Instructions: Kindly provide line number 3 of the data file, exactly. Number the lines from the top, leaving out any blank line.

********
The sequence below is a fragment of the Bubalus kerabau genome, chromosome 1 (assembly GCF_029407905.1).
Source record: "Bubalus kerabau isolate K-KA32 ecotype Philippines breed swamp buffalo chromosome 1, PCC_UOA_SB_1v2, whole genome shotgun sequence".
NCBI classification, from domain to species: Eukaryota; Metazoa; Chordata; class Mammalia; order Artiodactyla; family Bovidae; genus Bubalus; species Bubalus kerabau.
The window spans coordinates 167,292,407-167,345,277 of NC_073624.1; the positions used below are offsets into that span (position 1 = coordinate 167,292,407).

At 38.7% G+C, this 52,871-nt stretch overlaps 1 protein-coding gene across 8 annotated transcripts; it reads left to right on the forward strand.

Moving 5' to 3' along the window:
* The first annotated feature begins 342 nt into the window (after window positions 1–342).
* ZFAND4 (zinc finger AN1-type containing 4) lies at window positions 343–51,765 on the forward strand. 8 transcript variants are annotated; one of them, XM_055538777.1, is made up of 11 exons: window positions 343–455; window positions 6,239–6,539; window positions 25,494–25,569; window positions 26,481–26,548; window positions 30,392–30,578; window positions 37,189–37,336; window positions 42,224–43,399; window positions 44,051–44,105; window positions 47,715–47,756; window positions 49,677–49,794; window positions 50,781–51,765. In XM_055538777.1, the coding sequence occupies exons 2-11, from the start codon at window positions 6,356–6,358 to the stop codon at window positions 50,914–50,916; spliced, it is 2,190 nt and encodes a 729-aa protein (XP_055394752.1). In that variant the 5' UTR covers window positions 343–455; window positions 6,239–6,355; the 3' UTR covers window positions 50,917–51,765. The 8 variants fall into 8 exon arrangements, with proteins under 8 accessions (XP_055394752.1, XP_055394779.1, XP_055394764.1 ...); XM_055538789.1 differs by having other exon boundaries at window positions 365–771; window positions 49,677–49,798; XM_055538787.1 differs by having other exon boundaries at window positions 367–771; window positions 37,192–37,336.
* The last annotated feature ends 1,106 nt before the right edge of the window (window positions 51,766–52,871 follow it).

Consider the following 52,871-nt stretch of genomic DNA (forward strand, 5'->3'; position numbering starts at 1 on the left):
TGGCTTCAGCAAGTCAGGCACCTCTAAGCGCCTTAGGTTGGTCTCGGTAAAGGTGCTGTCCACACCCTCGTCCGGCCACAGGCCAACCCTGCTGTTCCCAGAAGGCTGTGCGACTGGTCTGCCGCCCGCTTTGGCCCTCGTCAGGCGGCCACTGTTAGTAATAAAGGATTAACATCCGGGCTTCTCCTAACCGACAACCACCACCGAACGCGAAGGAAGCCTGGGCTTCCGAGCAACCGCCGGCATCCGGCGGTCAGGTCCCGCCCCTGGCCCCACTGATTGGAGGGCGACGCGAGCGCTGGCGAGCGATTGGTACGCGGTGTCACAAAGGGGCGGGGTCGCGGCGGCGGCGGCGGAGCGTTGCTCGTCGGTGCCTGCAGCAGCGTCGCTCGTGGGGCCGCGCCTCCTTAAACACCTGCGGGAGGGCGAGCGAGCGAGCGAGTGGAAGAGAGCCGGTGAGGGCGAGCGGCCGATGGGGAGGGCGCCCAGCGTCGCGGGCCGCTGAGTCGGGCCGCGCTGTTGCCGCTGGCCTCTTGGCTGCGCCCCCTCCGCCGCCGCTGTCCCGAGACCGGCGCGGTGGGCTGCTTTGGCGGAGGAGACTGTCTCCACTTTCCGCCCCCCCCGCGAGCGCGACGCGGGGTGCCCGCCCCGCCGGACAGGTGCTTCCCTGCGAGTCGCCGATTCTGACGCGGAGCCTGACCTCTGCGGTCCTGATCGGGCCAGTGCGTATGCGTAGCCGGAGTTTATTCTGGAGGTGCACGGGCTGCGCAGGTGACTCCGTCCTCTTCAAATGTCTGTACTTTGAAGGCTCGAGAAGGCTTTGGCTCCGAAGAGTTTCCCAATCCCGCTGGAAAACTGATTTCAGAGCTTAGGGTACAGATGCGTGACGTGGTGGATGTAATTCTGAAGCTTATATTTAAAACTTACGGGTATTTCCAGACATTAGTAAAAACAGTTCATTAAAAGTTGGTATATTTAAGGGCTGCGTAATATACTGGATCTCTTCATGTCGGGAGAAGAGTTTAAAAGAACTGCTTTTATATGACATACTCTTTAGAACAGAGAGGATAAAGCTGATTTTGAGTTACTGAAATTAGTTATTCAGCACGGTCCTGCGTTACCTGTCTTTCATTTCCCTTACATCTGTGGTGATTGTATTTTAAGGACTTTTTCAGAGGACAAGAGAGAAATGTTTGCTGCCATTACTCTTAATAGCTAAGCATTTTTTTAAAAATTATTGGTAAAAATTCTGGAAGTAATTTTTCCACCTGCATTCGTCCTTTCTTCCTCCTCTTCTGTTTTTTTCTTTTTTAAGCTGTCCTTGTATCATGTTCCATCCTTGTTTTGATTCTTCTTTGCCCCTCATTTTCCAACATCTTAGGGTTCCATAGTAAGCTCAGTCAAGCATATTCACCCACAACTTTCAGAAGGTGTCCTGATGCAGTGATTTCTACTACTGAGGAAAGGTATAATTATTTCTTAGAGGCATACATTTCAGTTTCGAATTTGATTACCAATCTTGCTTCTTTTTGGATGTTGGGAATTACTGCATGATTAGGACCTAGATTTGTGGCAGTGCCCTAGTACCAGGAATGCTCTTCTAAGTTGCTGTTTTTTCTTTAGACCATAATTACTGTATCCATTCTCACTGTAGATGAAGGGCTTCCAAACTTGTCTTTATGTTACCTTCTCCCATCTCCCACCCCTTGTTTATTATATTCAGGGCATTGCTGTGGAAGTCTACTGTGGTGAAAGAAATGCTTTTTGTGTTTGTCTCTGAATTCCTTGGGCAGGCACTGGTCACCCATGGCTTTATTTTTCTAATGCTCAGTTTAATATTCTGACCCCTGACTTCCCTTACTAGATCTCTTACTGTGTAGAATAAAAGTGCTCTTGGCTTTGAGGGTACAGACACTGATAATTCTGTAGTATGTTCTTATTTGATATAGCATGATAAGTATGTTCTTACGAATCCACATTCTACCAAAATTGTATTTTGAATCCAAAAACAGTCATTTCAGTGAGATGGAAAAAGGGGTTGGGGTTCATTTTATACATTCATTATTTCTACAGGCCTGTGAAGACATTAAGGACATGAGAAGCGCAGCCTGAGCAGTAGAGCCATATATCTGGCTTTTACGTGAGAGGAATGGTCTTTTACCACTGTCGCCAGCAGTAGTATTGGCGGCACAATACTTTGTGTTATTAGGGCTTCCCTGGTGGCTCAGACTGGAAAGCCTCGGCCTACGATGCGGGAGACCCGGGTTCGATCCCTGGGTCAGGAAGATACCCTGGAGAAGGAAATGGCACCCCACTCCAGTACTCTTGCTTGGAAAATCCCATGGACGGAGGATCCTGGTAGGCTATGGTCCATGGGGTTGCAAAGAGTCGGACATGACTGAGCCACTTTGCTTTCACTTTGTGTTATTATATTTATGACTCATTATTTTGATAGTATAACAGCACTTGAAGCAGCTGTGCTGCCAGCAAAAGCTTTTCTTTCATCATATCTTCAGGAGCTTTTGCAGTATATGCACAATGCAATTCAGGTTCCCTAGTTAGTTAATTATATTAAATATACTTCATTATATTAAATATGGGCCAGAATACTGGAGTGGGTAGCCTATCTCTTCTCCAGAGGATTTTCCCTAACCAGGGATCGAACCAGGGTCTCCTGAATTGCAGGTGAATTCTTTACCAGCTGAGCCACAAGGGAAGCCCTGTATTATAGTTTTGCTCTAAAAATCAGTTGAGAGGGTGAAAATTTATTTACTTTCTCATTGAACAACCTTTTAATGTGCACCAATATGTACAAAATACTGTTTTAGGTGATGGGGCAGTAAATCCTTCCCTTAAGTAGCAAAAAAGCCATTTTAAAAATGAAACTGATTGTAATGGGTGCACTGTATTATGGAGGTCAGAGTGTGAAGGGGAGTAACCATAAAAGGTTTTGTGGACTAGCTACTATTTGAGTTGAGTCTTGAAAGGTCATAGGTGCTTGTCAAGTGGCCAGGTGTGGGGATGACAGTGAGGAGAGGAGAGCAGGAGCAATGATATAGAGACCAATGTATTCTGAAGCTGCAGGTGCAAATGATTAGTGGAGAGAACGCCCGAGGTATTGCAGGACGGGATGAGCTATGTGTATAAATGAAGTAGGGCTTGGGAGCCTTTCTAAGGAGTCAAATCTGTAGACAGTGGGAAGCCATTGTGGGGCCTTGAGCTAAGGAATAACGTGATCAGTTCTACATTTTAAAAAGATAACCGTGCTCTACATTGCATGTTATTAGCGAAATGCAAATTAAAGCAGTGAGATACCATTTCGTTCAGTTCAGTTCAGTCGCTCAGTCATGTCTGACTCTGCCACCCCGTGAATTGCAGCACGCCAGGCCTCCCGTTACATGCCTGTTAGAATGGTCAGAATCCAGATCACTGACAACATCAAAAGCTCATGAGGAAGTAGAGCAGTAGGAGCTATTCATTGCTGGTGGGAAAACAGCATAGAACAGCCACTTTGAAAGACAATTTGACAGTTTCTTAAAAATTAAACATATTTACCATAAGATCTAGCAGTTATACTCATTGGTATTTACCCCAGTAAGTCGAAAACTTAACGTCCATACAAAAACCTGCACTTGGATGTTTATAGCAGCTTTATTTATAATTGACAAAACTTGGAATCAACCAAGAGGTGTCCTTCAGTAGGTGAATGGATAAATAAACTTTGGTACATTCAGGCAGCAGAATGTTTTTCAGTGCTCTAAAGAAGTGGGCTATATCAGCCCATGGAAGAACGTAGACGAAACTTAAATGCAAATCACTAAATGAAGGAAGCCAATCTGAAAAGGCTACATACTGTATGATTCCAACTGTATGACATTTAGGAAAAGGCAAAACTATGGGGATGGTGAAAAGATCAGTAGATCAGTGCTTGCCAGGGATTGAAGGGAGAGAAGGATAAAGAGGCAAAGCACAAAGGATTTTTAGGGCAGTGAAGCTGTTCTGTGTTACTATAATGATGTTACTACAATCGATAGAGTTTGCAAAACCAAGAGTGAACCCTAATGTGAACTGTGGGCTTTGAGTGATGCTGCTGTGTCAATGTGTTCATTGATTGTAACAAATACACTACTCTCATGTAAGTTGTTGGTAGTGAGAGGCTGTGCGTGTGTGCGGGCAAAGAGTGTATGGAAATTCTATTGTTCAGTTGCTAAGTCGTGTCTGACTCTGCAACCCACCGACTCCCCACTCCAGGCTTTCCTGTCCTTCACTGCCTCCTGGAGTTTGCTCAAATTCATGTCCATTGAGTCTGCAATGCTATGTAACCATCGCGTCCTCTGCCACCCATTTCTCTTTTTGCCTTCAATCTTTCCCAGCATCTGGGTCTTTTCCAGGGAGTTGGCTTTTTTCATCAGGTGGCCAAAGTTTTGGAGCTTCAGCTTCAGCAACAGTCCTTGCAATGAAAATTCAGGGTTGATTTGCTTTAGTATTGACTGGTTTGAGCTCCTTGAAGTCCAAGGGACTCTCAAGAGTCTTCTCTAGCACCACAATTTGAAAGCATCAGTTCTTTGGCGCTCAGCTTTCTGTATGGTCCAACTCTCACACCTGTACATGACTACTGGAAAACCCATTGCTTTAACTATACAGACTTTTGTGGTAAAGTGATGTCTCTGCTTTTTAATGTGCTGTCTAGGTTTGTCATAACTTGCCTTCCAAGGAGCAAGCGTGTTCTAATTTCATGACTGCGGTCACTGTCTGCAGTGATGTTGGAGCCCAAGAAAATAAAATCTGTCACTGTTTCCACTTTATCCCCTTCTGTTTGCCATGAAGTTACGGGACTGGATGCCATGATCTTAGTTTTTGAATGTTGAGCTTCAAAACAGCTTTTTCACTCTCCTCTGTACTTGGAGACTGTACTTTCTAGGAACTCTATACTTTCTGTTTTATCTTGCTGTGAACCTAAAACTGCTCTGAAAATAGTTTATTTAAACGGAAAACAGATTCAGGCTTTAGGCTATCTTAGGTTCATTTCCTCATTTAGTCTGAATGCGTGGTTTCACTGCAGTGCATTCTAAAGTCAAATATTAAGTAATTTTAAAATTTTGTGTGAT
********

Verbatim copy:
NCBI classification, from domain to species: Eukaryota; Metazoa; Chordata; class Mammalia; order Artiodactyla; family Bovidae; genus Bubalus; species Bubalus kerabau.